Additionally, both ACS and ACO expression can be directly and/or indirectly controlled by several signaling connections with other plant hormones such as auxin, brassinosteroid, and gibberellin (Guzman and Ecker, 1990; Joo et al., 2006). In this sense, auxin has been widely recognized as one of the most significant hormones controlling ethylene biosynthesis through transcriptional regulation of several ACS genes (Abel et al., 1995; Tsuchisaka and Theologis, 2004; Stepanova et al., 2007). In Arabidopsis, with the exception of ACS1/7/9 genes, the transcription of all other ACS members coding for functional enzymes are induced by auxin (Yamagami et al., 2003). In fact, the auxin–ethylene crosstalk often occurs via reciprocal regulation at biosynthetic level (Stepanova et al., 2007) with auxin apparently acting mostly via up-regulation of ACS4 transcription in Arabidopsis (Liang et al., 1992; Abel et al., 1995; Zhu and Guo, 2008). On the other hand, some data on the crosstalk between auxin and ethylene during transcriptional regulation of two ACO genes in rice (OsACO2/3) have indicated that auxin effects on ethylene biosynthesis are highly dependent of the ethylene status itself. For example, OsACO3 is induced by ethylene, but not in the presence of auxin, whereas OsACO2 is induced by auxin, but in a reduced extent when in the presence of ethylene (Chae et al., 2000). Hence, auxin induction of ACO transcripts is generally considered an indirect effect of auxin-stimulated ethylene production resulting from an increase in ACS activity (Peck and Kende, 1995). Hence, direct regulation of ACO transcription seems to be mainly induced by ethylene itself by an autocatalytic process that will be discussed in the next sections of this review.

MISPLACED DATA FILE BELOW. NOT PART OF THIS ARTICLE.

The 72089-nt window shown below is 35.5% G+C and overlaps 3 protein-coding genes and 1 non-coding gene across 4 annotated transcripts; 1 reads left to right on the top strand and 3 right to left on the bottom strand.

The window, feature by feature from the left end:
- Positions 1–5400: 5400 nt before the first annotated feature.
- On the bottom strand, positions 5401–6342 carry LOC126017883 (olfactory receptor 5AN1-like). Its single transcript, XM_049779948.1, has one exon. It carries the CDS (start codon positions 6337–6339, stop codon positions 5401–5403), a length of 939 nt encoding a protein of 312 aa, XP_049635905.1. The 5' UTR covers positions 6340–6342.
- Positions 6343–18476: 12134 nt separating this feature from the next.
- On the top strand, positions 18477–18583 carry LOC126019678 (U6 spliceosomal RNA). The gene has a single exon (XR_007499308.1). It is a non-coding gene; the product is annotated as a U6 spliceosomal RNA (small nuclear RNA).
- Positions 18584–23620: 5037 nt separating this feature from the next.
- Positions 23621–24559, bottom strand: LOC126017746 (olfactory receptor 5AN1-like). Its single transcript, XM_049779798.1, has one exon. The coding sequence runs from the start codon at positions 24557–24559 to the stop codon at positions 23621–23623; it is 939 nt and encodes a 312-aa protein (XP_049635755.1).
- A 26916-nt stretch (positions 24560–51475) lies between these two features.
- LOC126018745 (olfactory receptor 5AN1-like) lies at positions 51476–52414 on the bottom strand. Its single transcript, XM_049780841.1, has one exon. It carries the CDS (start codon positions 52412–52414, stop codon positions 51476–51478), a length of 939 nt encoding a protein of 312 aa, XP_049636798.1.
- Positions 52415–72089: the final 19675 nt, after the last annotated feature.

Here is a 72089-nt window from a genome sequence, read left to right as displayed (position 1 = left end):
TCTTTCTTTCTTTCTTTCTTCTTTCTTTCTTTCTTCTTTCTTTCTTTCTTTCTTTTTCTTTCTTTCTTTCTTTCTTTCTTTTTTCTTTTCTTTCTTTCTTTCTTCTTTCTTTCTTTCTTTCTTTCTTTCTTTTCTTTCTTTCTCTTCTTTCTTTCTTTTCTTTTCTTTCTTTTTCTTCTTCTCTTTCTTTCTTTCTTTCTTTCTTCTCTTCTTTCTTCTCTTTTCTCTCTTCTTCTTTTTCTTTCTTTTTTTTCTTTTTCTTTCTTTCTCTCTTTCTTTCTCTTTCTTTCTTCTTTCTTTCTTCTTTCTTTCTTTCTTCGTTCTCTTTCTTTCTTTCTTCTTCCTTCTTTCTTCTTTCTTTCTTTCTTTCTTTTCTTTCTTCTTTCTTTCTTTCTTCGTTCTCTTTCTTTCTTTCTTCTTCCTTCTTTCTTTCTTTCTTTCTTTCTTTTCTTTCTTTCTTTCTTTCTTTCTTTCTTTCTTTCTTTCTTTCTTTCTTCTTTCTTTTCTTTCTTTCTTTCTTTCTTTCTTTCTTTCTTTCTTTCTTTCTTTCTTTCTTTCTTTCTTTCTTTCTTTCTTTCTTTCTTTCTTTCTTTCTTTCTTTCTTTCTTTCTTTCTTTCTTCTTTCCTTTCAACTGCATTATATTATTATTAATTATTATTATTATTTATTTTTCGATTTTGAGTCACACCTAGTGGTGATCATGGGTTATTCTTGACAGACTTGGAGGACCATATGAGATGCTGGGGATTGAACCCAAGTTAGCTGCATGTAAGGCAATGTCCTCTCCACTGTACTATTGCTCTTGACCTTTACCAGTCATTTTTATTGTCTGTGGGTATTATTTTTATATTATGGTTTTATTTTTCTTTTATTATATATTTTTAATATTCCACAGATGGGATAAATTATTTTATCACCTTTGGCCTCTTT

Ethylene Controlling its Own Biosynthesis via ACS and ACO Transcription